Monthly Archives: February 2016

Scholarship Application tips

Don’t Get Scammed Looking For Scholarships

(Little ways to help win big bucks)

Scholarships are awarded to the students who can show on paper that they are the most qualified applicants. Incomplete and messy applications may be passed over in favor of neater and thoroughly completed applications. Careful preparation will increase your chances of success.

The Basics

Deadline: don’t miss it. Start early, especially if you need references or transcripts.
Follow directions exactly: Many applications are designed to check how well you follow directions. Instructions mean what they say: “In your own handwriting” (print neatly), “Typed” (printed from computer), “In the space below” (write here not on attached paper), etc.

Neatness: Print using black ink. Word process whenever possible. Most applications are available online and should be completed on a computer. Some can be scanned in, completed and then printed for a neater appearance.

Spelling and grammar: Use a dictionary and spell-check. Read it back to yourself out loud. Have a teacher or parent proofread the application.

Answer everything: Don’t leave any blanks empty (unless told to), write “none” or “N/A” (not applicable) where appropriate.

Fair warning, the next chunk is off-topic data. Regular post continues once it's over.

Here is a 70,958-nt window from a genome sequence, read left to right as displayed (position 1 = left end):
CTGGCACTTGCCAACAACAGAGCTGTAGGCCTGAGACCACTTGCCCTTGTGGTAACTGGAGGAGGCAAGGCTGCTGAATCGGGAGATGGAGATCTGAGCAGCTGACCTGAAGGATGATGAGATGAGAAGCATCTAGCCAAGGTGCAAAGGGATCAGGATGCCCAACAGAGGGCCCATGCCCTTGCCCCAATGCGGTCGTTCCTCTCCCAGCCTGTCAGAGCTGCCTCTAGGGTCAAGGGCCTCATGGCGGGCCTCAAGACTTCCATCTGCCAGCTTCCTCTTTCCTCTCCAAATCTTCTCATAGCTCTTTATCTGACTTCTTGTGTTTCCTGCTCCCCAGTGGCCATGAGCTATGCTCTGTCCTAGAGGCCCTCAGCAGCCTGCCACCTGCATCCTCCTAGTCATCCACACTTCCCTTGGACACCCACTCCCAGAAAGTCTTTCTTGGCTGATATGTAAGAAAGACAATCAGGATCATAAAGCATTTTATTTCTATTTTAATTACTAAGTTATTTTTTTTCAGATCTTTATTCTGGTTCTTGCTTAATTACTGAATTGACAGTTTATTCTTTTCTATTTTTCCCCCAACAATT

References

Choose carefully: Be sure what type of references are requested (sometimes a teacher of a specific class or an advisor of a particular club). If unspecified then give a variety of carefully chosen references. Good choices include pastor, employers, teachers, counselor, club advisor, or long-time family friend (not a peer or family member).

Ask: ALWAYS GET PERMISSION BEFORE USING A PERSON AS A REFERENCE.
Attached recommendations: If letters of reference are to be included with the application:
Give the person at least 2 weeks to write the letter. You will get a better reference.
Tell them about the scholarship and what the judging criteria are. For example if it is based on leadership skills, communication skills, sportsmanship, volunteerism, etc., the person can specifically address their knowledge of you in that area.

Short Answer or Essay-type Questions

Thorough and exact: Thoroughly answer all parts of the question asked.
Length: Follow guidelines for length; more isn’t always better.
Proofread: Write a rough draft, proofread, and then copy onto the application. Concise, well-worded, neat, and grammatically correct answers will impress.

Help Yourself

Keep a file of your important information handy and updated so you don’t have to look it up each time. Jobs, clubs, awards, activities, references, etc. Save copies of applications and essays, often you can use the same thing again with minor changes. This includes papers you have written for school. Sometimes you can use an application essay to meet the requirements of a class assignment and get double benefit for the time you spend.

Senior Activity Lists

Many scholarship applications will ask you for a list of your high school activities. Different scholarships will want the information in different formats. Pay close attention to the requirements and make sure you have your information in the correct format. Here are two examples of common formats.

Sample Activity List #1

Sample Activity List #2

A list of your high school activities can also be helpful when you are requesting a letter of recommendation. Adding information about where you want to go to school and what you are planning to study would be helpful in that situation.